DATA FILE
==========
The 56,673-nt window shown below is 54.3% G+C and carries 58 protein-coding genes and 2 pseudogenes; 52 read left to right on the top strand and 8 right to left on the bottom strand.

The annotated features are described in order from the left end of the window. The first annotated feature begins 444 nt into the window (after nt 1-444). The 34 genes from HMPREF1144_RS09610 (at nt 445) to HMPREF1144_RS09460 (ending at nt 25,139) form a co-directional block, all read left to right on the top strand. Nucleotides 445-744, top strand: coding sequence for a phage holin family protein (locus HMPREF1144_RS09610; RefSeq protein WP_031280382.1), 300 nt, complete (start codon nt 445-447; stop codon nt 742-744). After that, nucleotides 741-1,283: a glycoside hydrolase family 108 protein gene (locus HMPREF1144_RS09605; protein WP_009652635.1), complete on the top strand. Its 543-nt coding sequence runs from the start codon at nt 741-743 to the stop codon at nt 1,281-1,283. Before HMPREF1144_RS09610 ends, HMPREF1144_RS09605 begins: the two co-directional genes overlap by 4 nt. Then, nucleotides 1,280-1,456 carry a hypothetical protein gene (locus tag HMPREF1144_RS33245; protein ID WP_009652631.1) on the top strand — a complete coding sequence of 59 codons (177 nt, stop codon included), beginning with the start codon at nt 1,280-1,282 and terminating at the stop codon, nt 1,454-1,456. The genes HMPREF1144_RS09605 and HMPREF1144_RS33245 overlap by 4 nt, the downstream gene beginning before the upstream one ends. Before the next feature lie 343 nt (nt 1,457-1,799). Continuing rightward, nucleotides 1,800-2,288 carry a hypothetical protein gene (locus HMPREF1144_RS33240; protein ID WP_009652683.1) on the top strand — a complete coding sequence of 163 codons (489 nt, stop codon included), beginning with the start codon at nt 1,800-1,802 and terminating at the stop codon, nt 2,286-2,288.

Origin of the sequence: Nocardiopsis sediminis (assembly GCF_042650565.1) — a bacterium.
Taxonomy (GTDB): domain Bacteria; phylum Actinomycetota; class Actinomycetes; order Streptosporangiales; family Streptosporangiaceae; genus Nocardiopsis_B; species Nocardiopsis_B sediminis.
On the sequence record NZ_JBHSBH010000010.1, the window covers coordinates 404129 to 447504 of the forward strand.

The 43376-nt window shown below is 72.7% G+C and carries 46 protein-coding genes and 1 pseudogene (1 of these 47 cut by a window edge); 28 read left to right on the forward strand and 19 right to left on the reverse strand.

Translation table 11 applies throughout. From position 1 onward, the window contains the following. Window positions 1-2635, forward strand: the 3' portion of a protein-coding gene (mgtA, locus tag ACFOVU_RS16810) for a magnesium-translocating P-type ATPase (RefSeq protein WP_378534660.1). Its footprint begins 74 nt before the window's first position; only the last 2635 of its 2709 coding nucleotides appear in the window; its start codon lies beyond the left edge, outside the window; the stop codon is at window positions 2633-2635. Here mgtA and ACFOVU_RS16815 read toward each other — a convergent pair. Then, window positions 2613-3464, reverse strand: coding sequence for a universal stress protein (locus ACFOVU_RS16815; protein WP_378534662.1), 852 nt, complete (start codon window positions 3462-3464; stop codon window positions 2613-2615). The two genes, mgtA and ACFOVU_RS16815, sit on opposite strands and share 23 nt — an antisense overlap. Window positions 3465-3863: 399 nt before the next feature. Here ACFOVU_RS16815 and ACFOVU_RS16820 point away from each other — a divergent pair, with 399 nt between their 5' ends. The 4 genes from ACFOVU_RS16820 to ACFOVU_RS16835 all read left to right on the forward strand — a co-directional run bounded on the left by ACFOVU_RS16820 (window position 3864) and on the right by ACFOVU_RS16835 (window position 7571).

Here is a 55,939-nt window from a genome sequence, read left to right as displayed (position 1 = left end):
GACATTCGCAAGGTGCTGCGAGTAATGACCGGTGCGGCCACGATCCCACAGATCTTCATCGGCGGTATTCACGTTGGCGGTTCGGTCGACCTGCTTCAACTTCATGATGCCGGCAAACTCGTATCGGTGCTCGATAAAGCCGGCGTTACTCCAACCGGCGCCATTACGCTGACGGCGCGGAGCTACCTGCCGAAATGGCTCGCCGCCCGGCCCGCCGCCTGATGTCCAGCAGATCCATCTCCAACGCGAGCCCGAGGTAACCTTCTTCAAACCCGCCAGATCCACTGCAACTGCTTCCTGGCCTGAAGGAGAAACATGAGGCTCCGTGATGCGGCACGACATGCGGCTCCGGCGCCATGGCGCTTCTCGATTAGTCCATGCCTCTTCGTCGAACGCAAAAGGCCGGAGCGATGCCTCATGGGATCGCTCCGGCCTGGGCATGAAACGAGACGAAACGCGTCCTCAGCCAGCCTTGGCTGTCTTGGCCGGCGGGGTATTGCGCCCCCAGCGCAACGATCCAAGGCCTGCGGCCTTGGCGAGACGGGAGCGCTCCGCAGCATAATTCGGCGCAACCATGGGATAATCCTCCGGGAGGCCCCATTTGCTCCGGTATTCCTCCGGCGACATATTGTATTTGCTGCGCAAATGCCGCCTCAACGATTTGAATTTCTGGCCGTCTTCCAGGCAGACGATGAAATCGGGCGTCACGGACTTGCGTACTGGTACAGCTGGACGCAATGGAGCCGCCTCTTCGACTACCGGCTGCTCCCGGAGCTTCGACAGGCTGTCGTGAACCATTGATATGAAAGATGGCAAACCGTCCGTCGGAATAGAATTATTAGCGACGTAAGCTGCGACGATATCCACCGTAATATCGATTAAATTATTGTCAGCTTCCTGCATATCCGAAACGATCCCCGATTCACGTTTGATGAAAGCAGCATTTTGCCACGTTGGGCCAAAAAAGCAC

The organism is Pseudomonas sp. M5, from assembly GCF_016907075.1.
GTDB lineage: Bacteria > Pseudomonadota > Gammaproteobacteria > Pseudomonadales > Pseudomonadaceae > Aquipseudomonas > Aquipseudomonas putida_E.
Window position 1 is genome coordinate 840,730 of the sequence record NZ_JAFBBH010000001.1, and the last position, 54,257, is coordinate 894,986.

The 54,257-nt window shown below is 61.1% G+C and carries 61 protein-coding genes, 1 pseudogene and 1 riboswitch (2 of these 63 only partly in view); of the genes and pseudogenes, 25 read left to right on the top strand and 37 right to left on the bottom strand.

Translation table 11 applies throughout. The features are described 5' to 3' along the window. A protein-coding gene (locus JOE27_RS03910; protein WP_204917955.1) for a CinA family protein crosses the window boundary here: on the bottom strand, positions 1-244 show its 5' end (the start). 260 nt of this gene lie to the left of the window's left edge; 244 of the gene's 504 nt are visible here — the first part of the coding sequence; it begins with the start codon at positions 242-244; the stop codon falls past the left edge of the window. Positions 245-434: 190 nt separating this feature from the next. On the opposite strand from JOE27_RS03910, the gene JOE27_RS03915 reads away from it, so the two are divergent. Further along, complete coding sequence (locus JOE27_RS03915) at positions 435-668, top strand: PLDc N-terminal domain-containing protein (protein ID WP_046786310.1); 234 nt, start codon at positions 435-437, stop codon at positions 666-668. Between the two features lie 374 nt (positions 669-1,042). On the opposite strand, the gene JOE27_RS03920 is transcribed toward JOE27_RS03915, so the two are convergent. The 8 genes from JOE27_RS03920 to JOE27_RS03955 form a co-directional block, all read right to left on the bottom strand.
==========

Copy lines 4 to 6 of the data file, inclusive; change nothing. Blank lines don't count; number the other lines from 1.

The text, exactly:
Taxonomy (GTDB): domain Bacteria; phylum Actinomycetota; class Actinomycetes; order Streptosporangiales; family Streptosporangiaceae; genus Nocardiopsis_B; species Nocardiopsis_B sediminis.
On the sequence record NZ_JBHSBH010000010.1, the window covers coordinates 404129 to 447504 of the forward strand.

The 43376-nt window shown below is 72.7% G+C and carries 46 protein-coding genes and 1 pseudogene (1 of these 47 cut by a window edge); 28 read left to right on the forward strand and 19 right to left on the reverse strand.